Las Vegas, New York, and Wilmington, Del.
Democrats formally nominated Joe Biden as their presidential candidate, with party elders, a new generation of politicians, and voters in every state joining in an extraordinary, pandemic-cramped virtual convention to send him into the general election campaign to oust President Donald Trump.
For someone who has spent more than three decades eyeing the presidency, the moment Tuesday night was the realization of a long-sought goal. But it occurred in a way that Mr. Biden couldn’t have imagined just months ago as the coronavirus pandemic prompted profound change across the country and in his presidential campaign.
Instead of a Milwaukee convention hall as initially planned, the roll call of convention delegates played out in a combination of live and recorded video feeds from American landmarks packed with meaning: Alabama’s Edmund Pettus Bridge, the headwaters of the Mississippi River, a Puerto Rican community still recovering from a hurricane, and Washington’s Black Lives Matter Plaza.
Mr. Biden celebrated his new status as the Democratic nominee alongside his wife and grandchildren in a Delaware school library. His wife of more than 40 years, Jill Biden, later spoke of her husband in deeply personal terms, reintroducing the lifelong politician as a man of deep empathy, faith, and resilience to American voters less than three months before votes are counted.
“There are times when I couldn’t imagine how he did it – how he put one foot in front of the other and kept going,” she said. “But I’ve always understood why he did it. He does it for you.”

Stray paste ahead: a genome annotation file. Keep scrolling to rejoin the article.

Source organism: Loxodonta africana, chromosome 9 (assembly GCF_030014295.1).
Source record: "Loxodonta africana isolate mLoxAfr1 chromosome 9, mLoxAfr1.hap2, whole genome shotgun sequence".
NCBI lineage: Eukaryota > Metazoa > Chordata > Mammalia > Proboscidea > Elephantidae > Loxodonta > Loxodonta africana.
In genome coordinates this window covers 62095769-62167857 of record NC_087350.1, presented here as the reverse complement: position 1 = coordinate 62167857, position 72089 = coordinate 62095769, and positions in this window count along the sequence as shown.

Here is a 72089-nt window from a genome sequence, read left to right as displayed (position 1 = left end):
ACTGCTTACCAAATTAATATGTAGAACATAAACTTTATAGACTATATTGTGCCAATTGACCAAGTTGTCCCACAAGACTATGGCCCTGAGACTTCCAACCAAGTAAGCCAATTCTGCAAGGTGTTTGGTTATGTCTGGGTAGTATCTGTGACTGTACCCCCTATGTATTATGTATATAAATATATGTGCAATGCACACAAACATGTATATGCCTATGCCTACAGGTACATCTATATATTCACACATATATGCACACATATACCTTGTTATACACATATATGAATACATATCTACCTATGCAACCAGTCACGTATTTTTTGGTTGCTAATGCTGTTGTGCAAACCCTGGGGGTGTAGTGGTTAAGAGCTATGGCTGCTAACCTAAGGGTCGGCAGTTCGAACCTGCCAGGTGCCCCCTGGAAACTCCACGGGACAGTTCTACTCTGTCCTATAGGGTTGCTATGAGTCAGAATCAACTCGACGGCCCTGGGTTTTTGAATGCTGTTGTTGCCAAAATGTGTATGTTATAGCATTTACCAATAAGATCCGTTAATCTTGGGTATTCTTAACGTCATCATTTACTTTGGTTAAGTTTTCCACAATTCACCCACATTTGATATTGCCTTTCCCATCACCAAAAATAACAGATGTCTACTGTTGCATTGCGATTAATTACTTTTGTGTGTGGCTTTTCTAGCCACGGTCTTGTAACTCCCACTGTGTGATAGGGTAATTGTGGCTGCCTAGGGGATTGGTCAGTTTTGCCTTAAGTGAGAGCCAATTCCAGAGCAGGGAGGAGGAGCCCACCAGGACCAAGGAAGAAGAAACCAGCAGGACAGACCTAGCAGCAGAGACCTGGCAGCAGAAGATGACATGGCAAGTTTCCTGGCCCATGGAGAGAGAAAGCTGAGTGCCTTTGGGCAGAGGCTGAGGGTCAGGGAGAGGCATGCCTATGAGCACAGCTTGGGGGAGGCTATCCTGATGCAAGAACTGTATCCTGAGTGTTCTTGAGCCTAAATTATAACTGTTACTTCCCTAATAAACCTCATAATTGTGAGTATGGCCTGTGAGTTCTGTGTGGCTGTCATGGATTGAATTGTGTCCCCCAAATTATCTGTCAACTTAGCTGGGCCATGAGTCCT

Speaking Wednesday on NBC’s “Today” show, Jill Biden said her husband is up for the job of president and called a Trump campaign ad questioning his mental fitness “ridiculous.”
“Joe’s on the phone every single minute of the day talking to governors who are calling him and Nancy Pelosi. He’s on the Zoom. He’s doing fundraisers. He’s doing briefings,” she said. “I mean he doesn’t stop from 9 in the morning till 11 at night. That’s ridiculous.”
The convention’s most highly anticipated moments will unfold on the next two nights. Kamala Harris will accept her nomination as Mr. Biden’s running mate on Wednesday, the first Black woman to join a major party ticket. Former President Barack Obama will also speak as part of his stepped-up efforts to defeat his successor.
Mr. Biden will deliver his acceptance speech Thursday night in a mostly empty convention hall near his Delaware home.
Mr. Biden used the second night of the four-day convention to feature a mix of party elders, Republican as well as Democratic, to make the case that he has the experience and energy to repair chaos that Mr. Trump has created at home and abroad.
Former President Bill Clinton and former Secretary of State John Kerry – and former Republican Secretary of State Colin Powell – were among the heavy hitters on a schedule that emphasized a simple theme: Leadership matters. Former President Jimmy Carter also made a brief appearance.
Some of them delivered attacks against Mr. Trump that were unusually personal, all in an effort to establish Mr. Biden as the competent, moral counter to the Republican president.
“Donald Trump inherited a growing economy and a more peaceful world,” Mr. Kerry said. “And like everything else he inherited, he bankrupted it. When this president goes oversees it isn’t a goodwill mission. It’s a blooper reel.”
Mr. Clinton said Mr. Trump’s Oval Office is a place of chaos, not a command center.
“If you want a president who defines the job as spending hours a day watching TV and zapping people on social media, he’s your man,” Mr. Clinton said.
For his part, Mr. Trump spent Tuesday courting battleground voters in an effort to distract from Mr. Biden’s convention. Appearing in Arizona near the Mexican border during the day, the Republican president claimed a Biden presidency would trigger “a flood of illegal immigration like the world has never seen.”
Such divisive rhetoric, which is not supported by Mr. Biden’s positions, has become a hallmark of Mr. Trump’s presidency, which has inflamed tensions at home and alienated allies around the world.